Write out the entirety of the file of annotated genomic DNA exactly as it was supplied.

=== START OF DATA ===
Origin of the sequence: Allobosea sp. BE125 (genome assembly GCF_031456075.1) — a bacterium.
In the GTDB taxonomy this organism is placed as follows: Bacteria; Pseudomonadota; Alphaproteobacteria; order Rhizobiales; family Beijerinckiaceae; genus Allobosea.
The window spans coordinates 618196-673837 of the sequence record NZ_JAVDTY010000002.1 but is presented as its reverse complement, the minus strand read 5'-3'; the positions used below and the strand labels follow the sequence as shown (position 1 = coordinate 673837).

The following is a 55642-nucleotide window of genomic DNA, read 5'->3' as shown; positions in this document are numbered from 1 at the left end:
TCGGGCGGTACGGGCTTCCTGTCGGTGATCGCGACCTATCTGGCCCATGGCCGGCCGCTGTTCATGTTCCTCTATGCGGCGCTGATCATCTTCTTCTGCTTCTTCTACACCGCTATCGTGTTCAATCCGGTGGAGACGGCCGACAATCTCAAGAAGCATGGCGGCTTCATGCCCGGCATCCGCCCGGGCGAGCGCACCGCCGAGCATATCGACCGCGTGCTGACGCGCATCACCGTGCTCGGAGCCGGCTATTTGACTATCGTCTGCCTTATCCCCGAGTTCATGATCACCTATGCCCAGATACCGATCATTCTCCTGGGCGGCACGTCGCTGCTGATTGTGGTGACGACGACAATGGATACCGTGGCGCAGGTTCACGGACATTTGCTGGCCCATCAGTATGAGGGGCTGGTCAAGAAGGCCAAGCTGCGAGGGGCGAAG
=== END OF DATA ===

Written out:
Origin of the sequence: Allobosea sp. BE125 (genome assembly GCF_031456075.1) — a bacterium.
In the GTDB taxonomy this organism is placed as follows: Bacteria; Pseudomonadota; Alphaproteobacteria; order Rhizobiales; family Beijerinckiaceae; genus Allobosea.
The window spans coordinates 618196-673837 of the sequence record NZ_JAVDTY010000002.1 but is presented as its reverse complement, the minus strand read 5'-3'; the positions used below and the strand labels follow the sequence as shown (position 1 = coordinate 673837).

The following is a 55642-nucleotide window of genomic DNA, read 5'->3' as shown; positions in this document are numbered from 1 at the left end:
TCGGGCGGTACGGGCTTCCTGTCGGTGATCGCGACCTATCTGGCCCATGGCCGGCCGCTGTTCATGTTCCTCTATGCGGCGCTGATCATCTTCTTCTGCTTCTTCTACACCGCTATCGTGTTCAATCCGGTGGAGACGGCCGACAATCTCAAGAAGCATGGCGGCTTCATGCCCGGCATCCGCCCGGGCGAGCGCACCGCCGAGCATATCGACCGCGTGCTGACGCGCATCACCGTGCTCGGAGCCGGCTATTTGACTATCGTCTGCCTTATCCCCGAGTTCATGATCACCTATGCCCAGATACCGATCATTCTCCTGGGCGGCACGTCGCTGCTGATTGTGGTGACGACGACAATGGATACCGTGGCGCAGGTTCACGGACATTTGCTGGCCCATCAGTATGAGGGGCTGGTCAAGAAGGCCAAGCTGCGAGGGGCGAAG